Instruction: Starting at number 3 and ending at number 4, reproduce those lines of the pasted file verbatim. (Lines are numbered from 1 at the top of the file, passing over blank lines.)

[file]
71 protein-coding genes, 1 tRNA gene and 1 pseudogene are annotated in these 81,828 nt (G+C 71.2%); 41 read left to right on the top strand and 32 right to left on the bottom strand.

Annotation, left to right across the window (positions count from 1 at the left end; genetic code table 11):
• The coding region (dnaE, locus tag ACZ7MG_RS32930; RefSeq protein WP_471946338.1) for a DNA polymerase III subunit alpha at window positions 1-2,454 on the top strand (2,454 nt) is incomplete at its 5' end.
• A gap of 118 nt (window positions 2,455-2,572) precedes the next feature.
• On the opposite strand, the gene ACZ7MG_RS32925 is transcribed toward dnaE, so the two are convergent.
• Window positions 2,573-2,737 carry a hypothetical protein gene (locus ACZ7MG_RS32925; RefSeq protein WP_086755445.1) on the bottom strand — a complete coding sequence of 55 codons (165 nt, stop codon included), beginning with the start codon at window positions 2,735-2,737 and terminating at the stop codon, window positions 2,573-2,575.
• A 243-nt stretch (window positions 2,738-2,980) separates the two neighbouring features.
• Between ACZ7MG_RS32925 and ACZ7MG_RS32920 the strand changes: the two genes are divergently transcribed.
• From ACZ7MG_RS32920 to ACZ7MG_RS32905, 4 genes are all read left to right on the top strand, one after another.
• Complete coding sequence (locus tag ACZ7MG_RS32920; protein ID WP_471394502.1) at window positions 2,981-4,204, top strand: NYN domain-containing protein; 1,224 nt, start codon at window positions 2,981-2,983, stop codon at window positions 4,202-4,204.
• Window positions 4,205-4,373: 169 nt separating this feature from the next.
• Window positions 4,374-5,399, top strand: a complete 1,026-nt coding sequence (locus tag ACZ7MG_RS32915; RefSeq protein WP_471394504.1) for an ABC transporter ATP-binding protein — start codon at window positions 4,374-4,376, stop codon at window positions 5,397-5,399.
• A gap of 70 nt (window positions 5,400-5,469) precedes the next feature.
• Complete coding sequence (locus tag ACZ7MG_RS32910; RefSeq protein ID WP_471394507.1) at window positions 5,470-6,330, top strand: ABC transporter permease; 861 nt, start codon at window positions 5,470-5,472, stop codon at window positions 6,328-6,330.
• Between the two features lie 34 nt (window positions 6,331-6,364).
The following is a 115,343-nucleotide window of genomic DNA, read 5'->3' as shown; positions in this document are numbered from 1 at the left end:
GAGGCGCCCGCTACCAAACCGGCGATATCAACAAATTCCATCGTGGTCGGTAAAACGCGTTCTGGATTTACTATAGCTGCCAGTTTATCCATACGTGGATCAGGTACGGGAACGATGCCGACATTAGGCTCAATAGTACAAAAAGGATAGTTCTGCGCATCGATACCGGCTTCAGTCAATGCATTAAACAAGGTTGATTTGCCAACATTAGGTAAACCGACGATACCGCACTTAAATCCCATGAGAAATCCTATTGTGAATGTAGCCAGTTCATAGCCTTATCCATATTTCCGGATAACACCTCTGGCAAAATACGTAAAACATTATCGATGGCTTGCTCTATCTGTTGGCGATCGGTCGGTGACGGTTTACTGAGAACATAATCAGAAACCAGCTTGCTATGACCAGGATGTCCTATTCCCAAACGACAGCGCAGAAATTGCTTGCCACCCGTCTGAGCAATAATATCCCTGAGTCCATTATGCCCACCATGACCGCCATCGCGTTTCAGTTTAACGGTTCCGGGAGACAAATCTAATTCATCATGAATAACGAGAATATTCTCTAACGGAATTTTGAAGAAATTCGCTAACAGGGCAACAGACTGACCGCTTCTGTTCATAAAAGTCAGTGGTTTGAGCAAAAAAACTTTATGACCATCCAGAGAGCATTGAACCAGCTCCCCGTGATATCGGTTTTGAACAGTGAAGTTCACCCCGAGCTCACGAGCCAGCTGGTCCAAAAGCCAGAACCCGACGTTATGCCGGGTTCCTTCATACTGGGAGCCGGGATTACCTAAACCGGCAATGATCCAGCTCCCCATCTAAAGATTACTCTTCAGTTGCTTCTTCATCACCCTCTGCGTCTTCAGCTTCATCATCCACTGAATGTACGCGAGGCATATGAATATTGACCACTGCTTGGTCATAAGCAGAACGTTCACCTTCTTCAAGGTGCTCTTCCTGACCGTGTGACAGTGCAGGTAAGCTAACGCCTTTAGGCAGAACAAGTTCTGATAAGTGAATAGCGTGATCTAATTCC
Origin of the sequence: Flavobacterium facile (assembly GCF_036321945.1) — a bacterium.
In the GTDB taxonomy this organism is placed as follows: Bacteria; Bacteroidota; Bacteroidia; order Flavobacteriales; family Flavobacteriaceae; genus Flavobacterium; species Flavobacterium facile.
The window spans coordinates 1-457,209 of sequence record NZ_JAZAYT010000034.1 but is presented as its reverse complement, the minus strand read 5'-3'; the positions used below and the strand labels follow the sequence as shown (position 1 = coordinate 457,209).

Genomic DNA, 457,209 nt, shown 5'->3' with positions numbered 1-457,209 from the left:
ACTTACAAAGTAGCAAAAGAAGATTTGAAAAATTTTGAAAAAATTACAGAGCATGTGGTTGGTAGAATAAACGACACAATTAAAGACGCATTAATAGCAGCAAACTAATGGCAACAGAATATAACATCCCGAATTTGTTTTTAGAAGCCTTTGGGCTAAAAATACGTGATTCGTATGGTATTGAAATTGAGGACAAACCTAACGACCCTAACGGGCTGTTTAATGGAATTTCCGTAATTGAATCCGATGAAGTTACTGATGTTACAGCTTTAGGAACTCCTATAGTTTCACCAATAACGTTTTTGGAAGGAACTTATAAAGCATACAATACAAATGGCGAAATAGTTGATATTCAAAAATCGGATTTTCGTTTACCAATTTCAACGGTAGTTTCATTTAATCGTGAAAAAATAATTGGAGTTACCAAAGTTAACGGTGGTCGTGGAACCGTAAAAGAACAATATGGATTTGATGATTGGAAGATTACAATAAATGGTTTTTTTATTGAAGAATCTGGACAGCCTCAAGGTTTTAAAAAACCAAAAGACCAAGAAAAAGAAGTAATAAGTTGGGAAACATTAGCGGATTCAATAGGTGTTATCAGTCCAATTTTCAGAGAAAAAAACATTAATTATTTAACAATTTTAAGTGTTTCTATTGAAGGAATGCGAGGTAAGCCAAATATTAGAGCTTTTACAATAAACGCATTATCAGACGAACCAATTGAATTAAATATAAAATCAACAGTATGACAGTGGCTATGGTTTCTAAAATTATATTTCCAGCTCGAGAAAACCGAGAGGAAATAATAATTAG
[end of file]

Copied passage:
• The coding region (dnaE, locus tag ACZ7MG_RS32930; RefSeq protein WP_471946338.1) for a DNA polymerase III subunit alpha at window positions 1-2,454 on the top strand (2,454 nt) is incomplete at its 5' end.
• A gap of 118 nt (window positions 2,455-2,572) precedes the next feature.